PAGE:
February 23, 2015
From the desk of Dr. A.J. Higgins
The Selfless Servant
He shall not cry, nor lift up, nor cause His voice to be heard in the streets.
A bruised reed shall He not break, and the smoking flax shall He not quench.
His Master’s Honor
It would indeed be a rare believer who, when speaking for God, even at his or her best moment and with the purest of motives, did not become aware of a nagging and ever present “self-awareness” monitoring the effect it has upon the listener. “How is this being received?” “Do I sound good?” “Am I making the right impression?”
Self-awareness, self-advancement, and “self” are our most painful companions as we serve the Lord. We can all look forward to a day when “His servants shall serve Him” without the baggage we now carry with us from our Adamic natures.
There was one Servant, and only one, Who never had a self-centered thought or motive. His days never ended with escaping into the presence of God to confess failure or disappointment with Himself. When He spoke for God, it was not His voice which was heard. There was never an interest in drawing men to Himself for the sake of His honor or glory. When He invited men to come to Him it was for the purpose of becoming a worshiper of the Father (John 4), of knowing God, and having peace. It was always His Master’s honor that He sought. We cannot identify in any way with a Servant Who had no thought of His honor or reputation. We can only worship in light of such a One.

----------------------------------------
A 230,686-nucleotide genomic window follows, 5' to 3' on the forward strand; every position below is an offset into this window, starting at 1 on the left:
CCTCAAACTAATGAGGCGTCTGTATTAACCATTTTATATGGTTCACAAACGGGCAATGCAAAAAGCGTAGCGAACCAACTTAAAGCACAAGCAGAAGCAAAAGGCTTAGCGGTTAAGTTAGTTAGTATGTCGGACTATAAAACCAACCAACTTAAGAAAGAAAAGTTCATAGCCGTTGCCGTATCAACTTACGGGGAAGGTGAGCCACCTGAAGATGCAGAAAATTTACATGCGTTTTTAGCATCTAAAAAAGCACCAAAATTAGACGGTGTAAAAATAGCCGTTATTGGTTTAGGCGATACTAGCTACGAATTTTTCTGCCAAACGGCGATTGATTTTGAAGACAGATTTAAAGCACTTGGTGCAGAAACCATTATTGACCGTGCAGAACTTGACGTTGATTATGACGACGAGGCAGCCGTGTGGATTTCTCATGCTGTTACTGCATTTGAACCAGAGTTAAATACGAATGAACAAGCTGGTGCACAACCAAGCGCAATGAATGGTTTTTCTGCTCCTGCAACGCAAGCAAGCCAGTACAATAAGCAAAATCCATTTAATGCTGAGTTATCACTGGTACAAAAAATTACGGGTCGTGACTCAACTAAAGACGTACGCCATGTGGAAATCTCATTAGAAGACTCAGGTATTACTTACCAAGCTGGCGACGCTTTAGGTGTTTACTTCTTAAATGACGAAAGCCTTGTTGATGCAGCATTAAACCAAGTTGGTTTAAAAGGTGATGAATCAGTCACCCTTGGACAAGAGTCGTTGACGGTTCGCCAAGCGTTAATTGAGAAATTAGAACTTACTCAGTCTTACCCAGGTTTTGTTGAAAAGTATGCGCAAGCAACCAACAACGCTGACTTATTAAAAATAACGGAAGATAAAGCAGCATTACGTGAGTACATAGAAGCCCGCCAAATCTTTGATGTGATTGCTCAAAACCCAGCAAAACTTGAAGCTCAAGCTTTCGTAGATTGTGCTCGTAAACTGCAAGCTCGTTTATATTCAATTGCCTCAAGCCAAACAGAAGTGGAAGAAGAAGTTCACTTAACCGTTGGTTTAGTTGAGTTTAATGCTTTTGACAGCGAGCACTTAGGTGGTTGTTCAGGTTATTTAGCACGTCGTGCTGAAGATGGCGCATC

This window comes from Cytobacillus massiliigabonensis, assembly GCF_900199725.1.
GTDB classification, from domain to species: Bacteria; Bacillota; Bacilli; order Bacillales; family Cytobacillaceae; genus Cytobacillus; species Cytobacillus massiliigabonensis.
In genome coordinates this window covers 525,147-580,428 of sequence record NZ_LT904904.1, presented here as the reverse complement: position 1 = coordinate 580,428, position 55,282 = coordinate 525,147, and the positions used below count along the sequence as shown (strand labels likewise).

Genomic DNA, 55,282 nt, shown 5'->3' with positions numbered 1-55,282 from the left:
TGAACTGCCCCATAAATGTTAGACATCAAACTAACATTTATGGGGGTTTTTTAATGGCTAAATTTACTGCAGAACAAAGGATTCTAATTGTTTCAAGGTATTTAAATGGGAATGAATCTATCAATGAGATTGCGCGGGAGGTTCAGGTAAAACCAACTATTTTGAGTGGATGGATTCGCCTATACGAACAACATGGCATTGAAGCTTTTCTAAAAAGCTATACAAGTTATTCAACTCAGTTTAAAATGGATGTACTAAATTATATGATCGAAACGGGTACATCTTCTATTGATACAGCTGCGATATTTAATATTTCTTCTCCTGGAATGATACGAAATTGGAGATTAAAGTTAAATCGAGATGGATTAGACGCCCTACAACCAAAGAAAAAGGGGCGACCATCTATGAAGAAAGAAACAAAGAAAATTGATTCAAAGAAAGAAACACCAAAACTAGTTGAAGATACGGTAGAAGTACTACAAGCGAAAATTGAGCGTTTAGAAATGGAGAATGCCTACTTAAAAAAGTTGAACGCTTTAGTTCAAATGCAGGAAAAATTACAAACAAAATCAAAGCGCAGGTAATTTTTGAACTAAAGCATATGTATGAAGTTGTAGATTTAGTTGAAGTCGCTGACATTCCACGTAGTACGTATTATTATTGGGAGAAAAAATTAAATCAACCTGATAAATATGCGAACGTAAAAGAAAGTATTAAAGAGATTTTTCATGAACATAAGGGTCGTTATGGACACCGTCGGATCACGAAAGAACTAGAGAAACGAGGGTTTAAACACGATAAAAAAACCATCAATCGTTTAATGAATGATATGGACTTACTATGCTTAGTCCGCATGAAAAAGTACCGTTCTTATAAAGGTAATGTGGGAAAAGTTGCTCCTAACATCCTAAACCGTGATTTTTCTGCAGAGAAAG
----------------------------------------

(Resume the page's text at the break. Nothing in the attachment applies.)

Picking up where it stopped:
This chapter mentions “cry” (vv 2, 13, 14) a number of times; and while they are all different words in the original, they remind us that He will not “cry” to attract men to Himself; but a day will come when He will cry and prevail against His enemies.
His Master’s Heart
The perfect Servant not only served for His Master’s honor, but, in serving, revealed His Master’s heart as no other servant had ever done. The bruised reeds of earth, those who were living under the weight of failure and flawed service for God, He lifted to usefulness again. The dimly burning wicks about to give up in their race, He fanned into bright testimonies again.
It is natural for those who are “successful” servants to become judgmental and to look down on those who have faltered in the way. But not this Servant. Those who are shining brightly for God often tend to discount those who have been less faithful or are flickering out. This Servant, in contrast, brought the flame to full luster. He could take a broken Peter and return him to useful service; in fact, returning him to a level of service he did not enjoy prior to this. He could take the obstinate unbelief of Thomas (John 20) and trim the dying embers of faith until they blazed into rapturous worship.
All of this skill, this empathy and tenderness, was a reflection of the heart of God. Here is how God deals with the weakness and infirmity of His servants. He attracted men to His Master; He restored men to His Master. Little wonder God could say, “Behold My Servant!”
- Can you think of other occasions when the bruised reed and dimly burning wicks of earth were handled in an expert manner by Him?
- There were occasions in the Gospels where the Lord did cry. Look at some of them and consider what He said and to Whom He was drawing men.